New York-based Goldman Sachs is accused of misleading investors in the case when it helped 1MDB raise $6.5 billion through a series of bond issues but has denied the allegations and vowed to defend the charges
New York (AFP) - Goldman Sachs's decision to potentially cut bonuses for top executives over the 1MDB scandal reflects an acknowledgement at shareholder and public outrage over the debacle.
The prestigious investment bank announced last week that it could withhold millions of dollars in bonuses to former Chief Executive Lloyd Blankfein and two other retired executives depending on the outcome of ongoing probes into the Malaysian fund.
The bonuses were first approved in 2011 and the annual payouts depend on the firm's performance over the ensuing eight years. In Blankfein's case, the bonus began at $7 million and nearly doubled, according to US securities documents.
Beyond the bonuses, Goldman also said it could claw back compensation from current chief executive David Solomon and two other current senior executives, president John Waldron and chief financial officer Stephen Scherr.
Solomon was paid $23 million last year, including $15.4 million in stock options.
The announcement on bonuses was intended as a message for shareholders who are upset at how the corruption scandal has tarred the bank's image at a time when it is working to build up its consumer banking business through the online platform Marcus, according to two people familiar with the matter.
The board of directors wants shareholders to know it is not blind to the gravity of the situation, said one of the sources, adding that the message was not meant to be an admission of wrongdoing.
Besides Solomon, who also serves as chairman, Goldman's 13-member board includes ArcelorMittal chief executive Lakshmi Mittal.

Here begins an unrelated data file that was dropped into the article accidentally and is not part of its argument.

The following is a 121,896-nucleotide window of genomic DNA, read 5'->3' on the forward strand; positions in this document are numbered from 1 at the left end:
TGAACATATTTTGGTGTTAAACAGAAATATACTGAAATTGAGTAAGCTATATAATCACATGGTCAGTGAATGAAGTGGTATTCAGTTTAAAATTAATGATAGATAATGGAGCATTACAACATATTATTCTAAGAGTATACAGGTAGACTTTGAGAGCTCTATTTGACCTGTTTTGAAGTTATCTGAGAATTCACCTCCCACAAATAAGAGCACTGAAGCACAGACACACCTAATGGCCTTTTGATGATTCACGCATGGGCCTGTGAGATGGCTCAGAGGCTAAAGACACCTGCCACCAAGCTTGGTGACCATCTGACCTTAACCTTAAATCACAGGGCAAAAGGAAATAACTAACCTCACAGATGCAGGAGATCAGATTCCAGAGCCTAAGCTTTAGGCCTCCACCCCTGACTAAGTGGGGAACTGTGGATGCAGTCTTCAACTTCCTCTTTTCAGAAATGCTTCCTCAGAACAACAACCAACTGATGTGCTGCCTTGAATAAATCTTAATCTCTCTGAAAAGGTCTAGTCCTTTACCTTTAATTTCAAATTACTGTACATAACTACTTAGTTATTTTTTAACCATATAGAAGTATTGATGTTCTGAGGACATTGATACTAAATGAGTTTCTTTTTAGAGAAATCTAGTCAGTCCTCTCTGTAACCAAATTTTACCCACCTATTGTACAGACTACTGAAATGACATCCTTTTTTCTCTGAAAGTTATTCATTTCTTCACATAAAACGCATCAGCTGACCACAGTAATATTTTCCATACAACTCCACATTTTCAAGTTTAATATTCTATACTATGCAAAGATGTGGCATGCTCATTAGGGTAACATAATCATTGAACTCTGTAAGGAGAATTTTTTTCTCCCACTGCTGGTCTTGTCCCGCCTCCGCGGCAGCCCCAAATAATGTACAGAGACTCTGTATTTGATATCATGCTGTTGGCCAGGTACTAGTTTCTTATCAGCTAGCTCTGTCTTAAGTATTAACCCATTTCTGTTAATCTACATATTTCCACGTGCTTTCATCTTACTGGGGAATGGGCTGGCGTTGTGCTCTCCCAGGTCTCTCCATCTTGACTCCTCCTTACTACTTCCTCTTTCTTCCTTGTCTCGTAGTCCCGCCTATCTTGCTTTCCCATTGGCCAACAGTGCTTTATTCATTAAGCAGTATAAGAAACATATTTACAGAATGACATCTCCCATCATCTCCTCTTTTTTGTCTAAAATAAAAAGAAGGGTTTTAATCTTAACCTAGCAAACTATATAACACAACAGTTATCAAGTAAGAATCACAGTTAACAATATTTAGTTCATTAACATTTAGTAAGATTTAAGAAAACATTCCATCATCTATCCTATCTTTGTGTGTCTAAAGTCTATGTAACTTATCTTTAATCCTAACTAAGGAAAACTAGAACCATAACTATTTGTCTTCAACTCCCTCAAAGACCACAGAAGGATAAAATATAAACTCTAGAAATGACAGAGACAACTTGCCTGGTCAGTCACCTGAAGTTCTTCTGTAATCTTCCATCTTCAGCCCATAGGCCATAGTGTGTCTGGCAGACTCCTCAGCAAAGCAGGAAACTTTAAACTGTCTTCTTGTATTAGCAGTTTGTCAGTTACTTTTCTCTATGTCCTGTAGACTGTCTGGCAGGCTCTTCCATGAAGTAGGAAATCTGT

Experts say Goldman Sachs could face a fine of perhaps $2 billion under a criminal case related to 1MDB.
- Under scrutiny -
In January, Solomon apologized to Malaysia over the scandal and the involvement of former Goldman partner Tim Leissner, who had pleaded guilty to violating US anti-bribery and money laundering laws.
Solomon's statement stood out in tone from that of Blankfein, who said during the height of the financial crisis in 2009 that he was "doing God's work" in helping companies raise capital.
US authorities have accused a Malaysian financial intermediary, Low Taek Jho, along with Leissner and another former Goldman banker, Ng Chong Hwa, of conspiring to launder billions of dollars from 1 Malaysia Development Berhad, a sovereign wealth fund set up for development of the country. Goldman garnered $600 million in fees and revenues from 1MDB bond transactions.
US officials maintain that more than $2.7 billion in funds went to kickbacks and bribes.
Pointed questions facing Goldman Sachs include revelations it proceeded with its first transaction with 1MDB to finance a $1.75 billion purchase of power plants despite being warned by rival bank Lazard that the deal looked suspicious, according to a source.
Also, a division of the investment bank agreed to do business with Low Taek Jho even though he was rejected in 2011 from opening an account because bank officials could not determine the source of his wealth, a person familiar with the matter told AFP.
"The due diligence functions at Goldman Sachs fell apart," said Richard Bove, analyst at Odeon Capital and a frequent Goldman critic.
"If you're going to raise $6 billion for someone you better know everything there is to know about that someone."
The three transactions were presented to the bank's investment committees for Asia and firm-wide, which required 1MDB to pay a larger-than-usual fee because 1MDB was opposed to a syndicated loan, saddling Goldman with all of the risk, a source said.
Goldman declined comment and Lazard did not respond requests for comment.